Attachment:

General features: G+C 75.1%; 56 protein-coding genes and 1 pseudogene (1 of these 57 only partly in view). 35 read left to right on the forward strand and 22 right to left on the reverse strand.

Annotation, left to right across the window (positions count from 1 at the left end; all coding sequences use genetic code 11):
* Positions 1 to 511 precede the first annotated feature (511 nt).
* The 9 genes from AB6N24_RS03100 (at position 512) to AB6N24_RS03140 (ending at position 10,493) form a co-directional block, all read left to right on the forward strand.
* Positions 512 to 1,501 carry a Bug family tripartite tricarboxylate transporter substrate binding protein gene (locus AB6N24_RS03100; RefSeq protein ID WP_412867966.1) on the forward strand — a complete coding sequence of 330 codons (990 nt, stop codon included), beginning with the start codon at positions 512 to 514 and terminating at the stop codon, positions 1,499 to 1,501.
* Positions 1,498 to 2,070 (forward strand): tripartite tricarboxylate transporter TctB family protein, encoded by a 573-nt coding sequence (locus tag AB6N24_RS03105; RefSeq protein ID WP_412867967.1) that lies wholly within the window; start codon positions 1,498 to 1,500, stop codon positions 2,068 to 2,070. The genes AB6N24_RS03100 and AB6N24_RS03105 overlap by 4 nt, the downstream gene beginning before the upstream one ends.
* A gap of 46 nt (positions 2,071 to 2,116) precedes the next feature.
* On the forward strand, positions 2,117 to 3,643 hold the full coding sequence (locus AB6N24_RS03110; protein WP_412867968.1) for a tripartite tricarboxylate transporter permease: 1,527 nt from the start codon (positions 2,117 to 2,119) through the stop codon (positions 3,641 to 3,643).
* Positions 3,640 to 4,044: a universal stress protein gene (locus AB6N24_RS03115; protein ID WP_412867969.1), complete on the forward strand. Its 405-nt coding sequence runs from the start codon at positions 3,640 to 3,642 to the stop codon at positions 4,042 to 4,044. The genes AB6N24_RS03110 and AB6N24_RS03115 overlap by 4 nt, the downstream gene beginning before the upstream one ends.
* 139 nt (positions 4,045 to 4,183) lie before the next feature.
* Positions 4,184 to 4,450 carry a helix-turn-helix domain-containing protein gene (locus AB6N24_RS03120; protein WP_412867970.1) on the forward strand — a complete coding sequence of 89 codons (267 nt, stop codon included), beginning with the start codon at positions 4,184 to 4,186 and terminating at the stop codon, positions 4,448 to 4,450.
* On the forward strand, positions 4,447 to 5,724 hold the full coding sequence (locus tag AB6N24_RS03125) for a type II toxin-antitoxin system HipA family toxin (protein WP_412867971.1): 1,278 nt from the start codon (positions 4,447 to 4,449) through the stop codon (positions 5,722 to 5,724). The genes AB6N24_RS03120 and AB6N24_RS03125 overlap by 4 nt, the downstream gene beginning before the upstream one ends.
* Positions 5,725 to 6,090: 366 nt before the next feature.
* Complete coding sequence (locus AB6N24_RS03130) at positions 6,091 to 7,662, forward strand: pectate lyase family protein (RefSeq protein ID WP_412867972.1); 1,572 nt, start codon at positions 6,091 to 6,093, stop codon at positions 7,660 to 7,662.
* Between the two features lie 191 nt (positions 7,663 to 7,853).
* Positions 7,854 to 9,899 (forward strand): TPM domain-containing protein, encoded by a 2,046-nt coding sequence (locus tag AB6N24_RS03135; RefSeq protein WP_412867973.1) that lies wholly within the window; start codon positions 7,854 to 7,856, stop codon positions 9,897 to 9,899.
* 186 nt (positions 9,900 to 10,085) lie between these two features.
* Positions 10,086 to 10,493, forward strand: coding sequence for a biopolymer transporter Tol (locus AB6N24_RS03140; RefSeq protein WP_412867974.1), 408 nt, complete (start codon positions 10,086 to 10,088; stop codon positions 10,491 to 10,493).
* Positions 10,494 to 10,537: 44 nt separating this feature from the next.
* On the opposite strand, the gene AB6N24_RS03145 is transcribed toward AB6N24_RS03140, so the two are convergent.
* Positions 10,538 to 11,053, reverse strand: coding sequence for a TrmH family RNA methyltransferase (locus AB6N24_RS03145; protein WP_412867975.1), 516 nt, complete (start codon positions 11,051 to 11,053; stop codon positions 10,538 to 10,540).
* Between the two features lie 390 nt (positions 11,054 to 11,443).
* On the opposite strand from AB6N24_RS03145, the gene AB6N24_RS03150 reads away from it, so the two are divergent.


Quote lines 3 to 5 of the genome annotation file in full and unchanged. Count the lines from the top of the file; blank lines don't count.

* Positions 1 to 511 precede the first annotated feature (511 nt).
* The 9 genes from AB6N24_RS03100 (at position 512) to AB6N24_RS03140 (ending at position 10,493) form a co-directional block, all read left to right on the forward strand.
* Positions 512 to 1,501 carry a Bug family tripartite tricarboxylate transporter substrate binding protein gene (locus AB6N24_RS03100; RefSeq protein ID WP_412867966.1) on the forward strand — a complete coding sequence of 330 codons (990 nt, stop codon included), beginning with the start codon at positions 512 to 514 and terminating at the stop codon, positions 1,499 to 1,501.